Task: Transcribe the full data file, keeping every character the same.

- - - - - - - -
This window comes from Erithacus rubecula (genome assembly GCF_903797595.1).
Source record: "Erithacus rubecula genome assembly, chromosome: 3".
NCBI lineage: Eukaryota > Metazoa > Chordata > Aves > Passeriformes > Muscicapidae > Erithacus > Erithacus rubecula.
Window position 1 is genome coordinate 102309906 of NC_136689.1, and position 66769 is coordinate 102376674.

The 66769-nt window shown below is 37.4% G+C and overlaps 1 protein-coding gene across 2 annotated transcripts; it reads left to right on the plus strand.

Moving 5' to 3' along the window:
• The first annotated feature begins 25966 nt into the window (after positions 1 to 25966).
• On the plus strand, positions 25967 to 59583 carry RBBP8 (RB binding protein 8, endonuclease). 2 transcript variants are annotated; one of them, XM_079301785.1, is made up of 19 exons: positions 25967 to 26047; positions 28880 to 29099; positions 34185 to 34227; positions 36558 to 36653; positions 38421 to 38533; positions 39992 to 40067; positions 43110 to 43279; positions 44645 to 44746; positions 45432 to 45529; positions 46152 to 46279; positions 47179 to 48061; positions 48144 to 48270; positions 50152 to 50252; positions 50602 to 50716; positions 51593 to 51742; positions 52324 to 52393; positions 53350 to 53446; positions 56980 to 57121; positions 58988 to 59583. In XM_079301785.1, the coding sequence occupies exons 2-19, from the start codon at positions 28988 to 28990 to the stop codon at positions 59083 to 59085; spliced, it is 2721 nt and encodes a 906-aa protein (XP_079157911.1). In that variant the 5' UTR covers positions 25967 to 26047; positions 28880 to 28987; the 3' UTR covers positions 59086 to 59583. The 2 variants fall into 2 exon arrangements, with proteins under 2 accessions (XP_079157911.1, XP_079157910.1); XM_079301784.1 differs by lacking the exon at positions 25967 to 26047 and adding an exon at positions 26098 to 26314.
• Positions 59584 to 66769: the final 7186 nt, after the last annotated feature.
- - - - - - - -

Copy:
This window comes from Erithacus rubecula (genome assembly GCF_903797595.1).
Source record: "Erithacus rubecula genome assembly, chromosome: 3".
NCBI lineage: Eukaryota > Metazoa > Chordata > Aves > Passeriformes > Muscicapidae > Erithacus > Erithacus rubecula.
Window position 1 is genome coordinate 102309906 of NC_136689.1, and position 66769 is coordinate 102376674.

The 66769-nt window shown below is 37.4% G+C and overlaps 1 protein-coding gene across 2 annotated transcripts; it reads left to right on the plus strand.

Moving 5' to 3' along the window:
• The first annotated feature begins 25966 nt into the window (after positions 1 to 25966).
• On the plus strand, positions 25967 to 59583 carry RBBP8 (RB binding protein 8, endonuclease). 2 transcript variants are annotated; one of them, XM_079301785.1, is made up of 19 exons: positions 25967 to 26047; positions 28880 to 29099; positions 34185 to 34227; positions 36558 to 36653; positions 38421 to 38533; positions 39992 to 40067; positions 43110 to 43279; positions 44645 to 44746; positions 45432 to 45529; positions 46152 to 46279; positions 47179 to 48061; positions 48144 to 48270; positions 50152 to 50252; positions 50602 to 50716; positions 51593 to 51742; positions 52324 to 52393; positions 53350 to 53446; positions 56980 to 57121; positions 58988 to 59583. In XM_079301785.1, the coding sequence occupies exons 2-19, from the start codon at positions 28988 to 28990 to the stop codon at positions 59083 to 59085; spliced, it is 2721 nt and encodes a 906-aa protein (XP_079157911.1). In that variant the 5' UTR covers positions 25967 to 26047; positions 28880 to 28987; the 3' UTR covers positions 59086 to 59583. The 2 variants fall into 2 exon arrangements, with proteins under 2 accessions (XP_079157911.1, XP_079157910.1); XM_079301784.1 differs by lacking the exon at positions 25967 to 26047 and adding an exon at positions 26098 to 26314.
• Positions 59584 to 66769: the final 7186 nt, after the last annotated feature.